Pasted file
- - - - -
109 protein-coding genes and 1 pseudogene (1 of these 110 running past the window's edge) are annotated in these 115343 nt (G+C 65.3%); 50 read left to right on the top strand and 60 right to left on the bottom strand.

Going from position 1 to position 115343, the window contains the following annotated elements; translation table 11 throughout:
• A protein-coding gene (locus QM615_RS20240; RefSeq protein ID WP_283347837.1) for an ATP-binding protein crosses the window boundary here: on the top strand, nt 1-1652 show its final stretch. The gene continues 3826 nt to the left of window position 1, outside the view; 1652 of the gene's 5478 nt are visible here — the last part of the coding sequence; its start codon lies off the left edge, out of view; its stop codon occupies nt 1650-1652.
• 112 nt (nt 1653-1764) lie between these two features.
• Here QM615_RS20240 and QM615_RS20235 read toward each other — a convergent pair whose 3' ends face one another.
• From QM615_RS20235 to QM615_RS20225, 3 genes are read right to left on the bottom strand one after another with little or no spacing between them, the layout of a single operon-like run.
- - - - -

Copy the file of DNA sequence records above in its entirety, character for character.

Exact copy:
109 protein-coding genes and 1 pseudogene (1 of these 110 running past the window's edge) are annotated in these 115343 nt (G+C 65.3%); 50 read left to right on the top strand and 60 right to left on the bottom strand.

Going from position 1 to position 115343, the window contains the following annotated elements; translation table 11 throughout:
• A protein-coding gene (locus QM615_RS20240; RefSeq protein ID WP_283347837.1) for an ATP-binding protein crosses the window boundary here: on the top strand, nt 1-1652 show its final stretch. The gene continues 3826 nt to the left of window position 1, outside the view; 1652 of the gene's 5478 nt are visible here — the last part of the coding sequence; its start codon lies off the left edge, out of view; its stop codon occupies nt 1650-1652.
• 112 nt (nt 1653-1764) lie between these two features.
• Here QM615_RS20240 and QM615_RS20235 read toward each other — a convergent pair whose 3' ends face one another.
• From QM615_RS20235 to QM615_RS20225, 3 genes are read right to left on the bottom strand one after another with little or no spacing between them, the layout of a single operon-like run.